progress bar code in vb.net 2008 Figure 3-64 Role of the regenerator in Software

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Figure 3-64 Role of the regenerator
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Figure 3-65 Fourier series transform of analog wave to digital wave
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multiple of another wave), we see a rather remarkable thing happening: The waveform gets steeper on the sides and flatter on top. As we add more and more of the odd harmonics (there is, after all, an infinite series of them), the wave begins to look like the typical square wave. Now of course, there is no such thing as a true square wave; for our purposes, though, we ll accept the fact. It should now be intuitive to the reader that digital signals have a mixture of low-, medium-, and high-frequency components, which means that they cannot be transmitted across the bandwidth-limited 4 KHz channels of the traditional telephone network. In digital carrier facilities, the equipment that restricts the individual transmission channels to 4 KHz chunks is eliminated, thus giving each user access to the full breadth of available spectrum across the shared physical medium. In frequency-division systems, we observed that we give users some of the frequency all of the time; in time-division systems, we turn that around and give users all of the frequency some of the time. As a result, highfrequency digital signals can be transmitted without restriction. Digitization brings with it a cadre of advantages including improved voice and data transmission quality; better maintenance and troubleshooting capability, and therefore reliability; and dramatic improvements in configuration flexibility. In digital carrier systems, the time-division multiplexer is known as a channel bank; under normal circumstances, it allows either 24 or 30 circuits to share a single, 4-wire facility. The 24-channel system is called T-Carrier; the 30-channel system, used in most of the world, is called E-Carrier. Originally designed in 1962 as a way to transport multiple channels of voice over expensive transmission facilities, they soon became useful as data transmission networks as well. That, however, came later. For now, we focus on voice.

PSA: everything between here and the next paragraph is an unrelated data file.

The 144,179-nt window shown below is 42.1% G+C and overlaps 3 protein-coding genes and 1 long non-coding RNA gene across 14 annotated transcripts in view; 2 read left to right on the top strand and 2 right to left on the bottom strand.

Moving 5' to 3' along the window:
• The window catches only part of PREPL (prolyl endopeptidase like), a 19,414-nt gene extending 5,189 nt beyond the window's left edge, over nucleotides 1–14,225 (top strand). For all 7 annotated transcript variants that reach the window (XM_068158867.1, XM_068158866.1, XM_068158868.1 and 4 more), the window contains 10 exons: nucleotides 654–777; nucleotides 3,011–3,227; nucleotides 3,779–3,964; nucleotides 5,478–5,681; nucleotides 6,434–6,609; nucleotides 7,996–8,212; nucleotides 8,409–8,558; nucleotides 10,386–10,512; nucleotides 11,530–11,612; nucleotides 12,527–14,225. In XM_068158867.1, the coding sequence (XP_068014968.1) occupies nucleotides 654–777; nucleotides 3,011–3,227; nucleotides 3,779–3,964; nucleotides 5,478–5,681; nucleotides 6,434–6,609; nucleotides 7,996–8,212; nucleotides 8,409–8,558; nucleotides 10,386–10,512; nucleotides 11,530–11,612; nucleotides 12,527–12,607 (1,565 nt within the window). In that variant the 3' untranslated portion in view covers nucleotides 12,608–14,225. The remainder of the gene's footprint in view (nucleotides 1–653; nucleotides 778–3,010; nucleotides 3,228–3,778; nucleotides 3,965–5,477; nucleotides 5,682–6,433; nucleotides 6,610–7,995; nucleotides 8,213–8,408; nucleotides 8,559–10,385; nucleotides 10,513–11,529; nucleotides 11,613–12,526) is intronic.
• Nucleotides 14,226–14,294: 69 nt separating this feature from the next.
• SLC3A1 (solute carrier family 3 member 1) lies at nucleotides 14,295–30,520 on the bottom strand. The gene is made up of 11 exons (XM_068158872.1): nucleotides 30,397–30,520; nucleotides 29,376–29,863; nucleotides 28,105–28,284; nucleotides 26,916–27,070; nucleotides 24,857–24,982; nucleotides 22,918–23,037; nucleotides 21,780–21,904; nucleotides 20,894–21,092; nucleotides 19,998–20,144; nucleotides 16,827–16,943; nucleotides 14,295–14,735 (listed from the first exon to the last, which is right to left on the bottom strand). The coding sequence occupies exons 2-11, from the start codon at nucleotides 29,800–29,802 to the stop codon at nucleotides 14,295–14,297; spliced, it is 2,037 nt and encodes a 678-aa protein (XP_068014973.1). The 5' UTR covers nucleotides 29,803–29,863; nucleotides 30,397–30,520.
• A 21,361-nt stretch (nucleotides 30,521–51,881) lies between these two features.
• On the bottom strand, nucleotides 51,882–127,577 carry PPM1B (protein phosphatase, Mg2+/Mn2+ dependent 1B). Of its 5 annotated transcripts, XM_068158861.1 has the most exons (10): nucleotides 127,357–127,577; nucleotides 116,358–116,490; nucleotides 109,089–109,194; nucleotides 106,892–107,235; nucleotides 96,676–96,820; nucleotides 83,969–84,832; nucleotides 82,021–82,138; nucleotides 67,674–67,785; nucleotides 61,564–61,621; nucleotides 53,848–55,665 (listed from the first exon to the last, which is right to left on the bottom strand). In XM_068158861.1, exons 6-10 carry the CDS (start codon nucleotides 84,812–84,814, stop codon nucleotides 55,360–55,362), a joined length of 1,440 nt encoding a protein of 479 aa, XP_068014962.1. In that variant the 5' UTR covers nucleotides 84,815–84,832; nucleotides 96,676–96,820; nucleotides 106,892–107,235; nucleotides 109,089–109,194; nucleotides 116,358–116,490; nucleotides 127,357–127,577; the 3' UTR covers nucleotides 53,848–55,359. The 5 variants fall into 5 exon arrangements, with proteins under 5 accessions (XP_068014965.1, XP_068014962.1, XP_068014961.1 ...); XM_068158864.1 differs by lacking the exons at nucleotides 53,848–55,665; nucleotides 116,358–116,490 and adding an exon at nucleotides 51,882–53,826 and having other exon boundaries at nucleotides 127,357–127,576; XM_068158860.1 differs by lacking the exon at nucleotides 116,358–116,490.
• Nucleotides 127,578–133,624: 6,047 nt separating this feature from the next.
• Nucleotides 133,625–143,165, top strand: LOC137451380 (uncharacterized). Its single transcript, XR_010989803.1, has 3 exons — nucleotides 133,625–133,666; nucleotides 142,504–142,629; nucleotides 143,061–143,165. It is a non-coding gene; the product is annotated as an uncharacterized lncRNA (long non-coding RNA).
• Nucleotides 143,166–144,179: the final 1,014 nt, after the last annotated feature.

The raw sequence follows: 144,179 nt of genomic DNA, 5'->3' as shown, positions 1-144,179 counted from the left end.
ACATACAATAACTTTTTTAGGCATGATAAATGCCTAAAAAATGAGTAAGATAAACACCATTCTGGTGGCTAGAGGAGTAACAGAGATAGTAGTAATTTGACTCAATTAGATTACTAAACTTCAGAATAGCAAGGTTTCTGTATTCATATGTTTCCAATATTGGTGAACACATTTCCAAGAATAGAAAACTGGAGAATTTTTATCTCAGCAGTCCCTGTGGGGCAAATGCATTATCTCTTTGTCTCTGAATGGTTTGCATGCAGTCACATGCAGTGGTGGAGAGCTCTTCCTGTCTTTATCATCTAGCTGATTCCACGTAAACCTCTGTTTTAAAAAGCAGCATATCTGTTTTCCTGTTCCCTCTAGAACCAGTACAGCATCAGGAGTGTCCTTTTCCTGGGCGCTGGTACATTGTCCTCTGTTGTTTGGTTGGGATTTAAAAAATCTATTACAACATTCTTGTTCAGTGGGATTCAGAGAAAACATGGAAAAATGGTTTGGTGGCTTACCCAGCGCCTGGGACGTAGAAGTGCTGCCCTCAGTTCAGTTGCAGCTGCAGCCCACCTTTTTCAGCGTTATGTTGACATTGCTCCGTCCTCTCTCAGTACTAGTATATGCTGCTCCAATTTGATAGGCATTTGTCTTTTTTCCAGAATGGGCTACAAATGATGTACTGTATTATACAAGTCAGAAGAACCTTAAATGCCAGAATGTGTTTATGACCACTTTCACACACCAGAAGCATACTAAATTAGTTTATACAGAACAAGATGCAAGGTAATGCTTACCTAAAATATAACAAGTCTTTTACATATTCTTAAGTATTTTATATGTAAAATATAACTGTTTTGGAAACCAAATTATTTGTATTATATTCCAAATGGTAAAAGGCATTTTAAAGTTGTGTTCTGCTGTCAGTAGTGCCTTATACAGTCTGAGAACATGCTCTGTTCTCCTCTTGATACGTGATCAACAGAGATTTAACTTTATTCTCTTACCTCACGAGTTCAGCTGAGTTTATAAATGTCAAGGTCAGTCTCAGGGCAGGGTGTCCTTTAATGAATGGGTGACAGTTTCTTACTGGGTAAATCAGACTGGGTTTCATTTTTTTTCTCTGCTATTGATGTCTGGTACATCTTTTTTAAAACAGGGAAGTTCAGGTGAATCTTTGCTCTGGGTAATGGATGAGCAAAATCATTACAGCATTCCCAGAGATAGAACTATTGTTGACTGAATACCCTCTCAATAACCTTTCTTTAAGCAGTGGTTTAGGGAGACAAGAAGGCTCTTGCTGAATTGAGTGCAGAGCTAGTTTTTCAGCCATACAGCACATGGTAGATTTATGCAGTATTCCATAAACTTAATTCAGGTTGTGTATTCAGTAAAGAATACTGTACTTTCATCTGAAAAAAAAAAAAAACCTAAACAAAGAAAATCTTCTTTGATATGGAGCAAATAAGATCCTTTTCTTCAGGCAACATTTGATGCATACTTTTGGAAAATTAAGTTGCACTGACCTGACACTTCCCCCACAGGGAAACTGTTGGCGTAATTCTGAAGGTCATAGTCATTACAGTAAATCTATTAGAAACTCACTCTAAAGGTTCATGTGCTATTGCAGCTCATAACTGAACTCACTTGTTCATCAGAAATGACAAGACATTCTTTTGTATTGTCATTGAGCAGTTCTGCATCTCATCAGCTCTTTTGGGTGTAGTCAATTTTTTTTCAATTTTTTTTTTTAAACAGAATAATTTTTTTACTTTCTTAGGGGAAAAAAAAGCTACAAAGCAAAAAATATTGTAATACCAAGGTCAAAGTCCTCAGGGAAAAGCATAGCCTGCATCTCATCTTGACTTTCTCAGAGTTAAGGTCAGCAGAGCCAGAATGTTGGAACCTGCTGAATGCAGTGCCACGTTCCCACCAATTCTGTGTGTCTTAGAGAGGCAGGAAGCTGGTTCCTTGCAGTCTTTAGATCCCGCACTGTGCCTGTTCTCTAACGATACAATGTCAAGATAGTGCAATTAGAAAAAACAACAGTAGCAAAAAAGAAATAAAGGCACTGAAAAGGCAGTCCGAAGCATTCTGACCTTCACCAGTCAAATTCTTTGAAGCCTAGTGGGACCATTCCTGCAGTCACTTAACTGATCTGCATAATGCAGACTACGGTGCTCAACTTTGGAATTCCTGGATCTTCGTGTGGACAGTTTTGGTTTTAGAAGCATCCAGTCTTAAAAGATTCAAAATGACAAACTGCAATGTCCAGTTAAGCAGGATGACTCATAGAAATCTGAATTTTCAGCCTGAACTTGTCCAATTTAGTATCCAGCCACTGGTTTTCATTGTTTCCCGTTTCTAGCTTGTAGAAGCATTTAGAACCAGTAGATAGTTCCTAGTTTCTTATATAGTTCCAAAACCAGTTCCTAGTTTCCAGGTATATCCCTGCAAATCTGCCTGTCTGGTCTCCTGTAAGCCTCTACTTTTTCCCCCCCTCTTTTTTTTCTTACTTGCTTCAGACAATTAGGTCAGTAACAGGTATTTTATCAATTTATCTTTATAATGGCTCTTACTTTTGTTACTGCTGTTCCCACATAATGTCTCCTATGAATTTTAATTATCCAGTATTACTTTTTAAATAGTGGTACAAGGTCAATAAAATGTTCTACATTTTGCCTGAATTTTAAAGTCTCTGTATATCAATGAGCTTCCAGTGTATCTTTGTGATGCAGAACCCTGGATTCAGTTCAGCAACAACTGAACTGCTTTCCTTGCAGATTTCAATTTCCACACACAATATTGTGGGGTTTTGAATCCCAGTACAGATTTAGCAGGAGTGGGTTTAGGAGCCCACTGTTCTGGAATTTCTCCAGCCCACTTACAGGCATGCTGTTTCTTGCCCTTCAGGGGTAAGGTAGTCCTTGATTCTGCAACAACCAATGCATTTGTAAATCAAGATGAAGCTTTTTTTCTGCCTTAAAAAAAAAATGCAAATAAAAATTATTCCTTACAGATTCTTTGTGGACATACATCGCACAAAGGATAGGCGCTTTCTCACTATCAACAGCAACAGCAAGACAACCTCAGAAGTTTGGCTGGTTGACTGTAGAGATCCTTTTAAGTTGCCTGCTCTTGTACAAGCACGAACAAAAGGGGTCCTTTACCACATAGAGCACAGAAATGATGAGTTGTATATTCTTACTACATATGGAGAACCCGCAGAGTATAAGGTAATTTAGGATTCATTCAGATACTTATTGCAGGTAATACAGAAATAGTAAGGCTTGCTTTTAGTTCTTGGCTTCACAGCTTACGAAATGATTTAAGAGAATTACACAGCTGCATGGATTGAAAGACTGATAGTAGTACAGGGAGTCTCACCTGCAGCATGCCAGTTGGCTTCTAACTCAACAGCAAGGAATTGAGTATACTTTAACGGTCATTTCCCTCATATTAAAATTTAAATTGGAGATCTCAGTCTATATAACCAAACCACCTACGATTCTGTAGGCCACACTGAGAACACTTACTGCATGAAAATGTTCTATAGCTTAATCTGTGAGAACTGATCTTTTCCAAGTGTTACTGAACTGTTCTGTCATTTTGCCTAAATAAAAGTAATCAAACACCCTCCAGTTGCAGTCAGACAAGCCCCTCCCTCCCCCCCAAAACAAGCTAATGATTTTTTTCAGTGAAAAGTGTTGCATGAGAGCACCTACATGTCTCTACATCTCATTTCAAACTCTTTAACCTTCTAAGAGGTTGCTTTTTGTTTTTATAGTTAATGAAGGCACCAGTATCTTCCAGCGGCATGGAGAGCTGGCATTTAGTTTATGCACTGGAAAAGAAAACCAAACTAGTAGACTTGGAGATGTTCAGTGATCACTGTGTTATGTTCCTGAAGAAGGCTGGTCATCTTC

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The process of converting analog voice to a digital representation in the modern network is a logical and straight-forward process. It has four distinct steps: Pulse Amplitude Modulation (PAM) sampling, in which the amplitude of the incoming analog wave is sampled every 125 microseconds; companding, during which the values are weighted toward those most receptive to the human ear; quantization, in which the weighted samples are given values on a nonlinear scale; and finally encoding, during which each value is assigned a distinct binary value. Each of these stages of Pulse Code Modulation (PCM) will now be discussed in detail.
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Pulse Code Modulation (PCM)
3
Thanks to the work performed by Harry Nyquist at Bell Laboratories in the 1920s, we know that to optimally represent an analog signal as a digitally encoded bitstream, the analog signal must be sampled at a rate that is equal to twice the bandwidth of the channel over which the signal is to be transmitted. Since each analog voice channel is allocated 4 KHz of bandwidth, it follows that each voice signal must be sampled at twice that rate, or 8,000 samples per second. In fact, that is precisely what happens in T-Carrier systems, which we now use to illustrate our example. The standard T-Carrier multiplexer accepts inputs from 24 analog channels, as shown in Figure 3-66. Each channel is sampled, in turn, every one eight-thousandth of a second in round-robin fashion, resulting in the generation of 8,000 pulse amplitude samples from each channel every second. The sampling rate is important. If the sampling rate is too high, too much information is transmitted and bandwidth is wasted; if the sampling rate is too low, then we run the risk of aliasing. Aliasing is the interpretation of the sample points as a false waveform, due to the paucity of samples. This PAM process represents the first stage of PCM, the process by which an analog baseband signal is converted to a digital signal for transmission across the T-Carrier network. This first step is shown in Figure 3-67. The second stage of PCM, shown in Figure 3-68, is called quantization. In quantization, we assign values to each sample within a constrained range. For illustration purposes, imagine what we now have before us. We have replaced the continuous analog waveform of the signal with a series of amplitude samples which are close enough together that we can
Figure 3-66 Time-division multiplexing (TDM)
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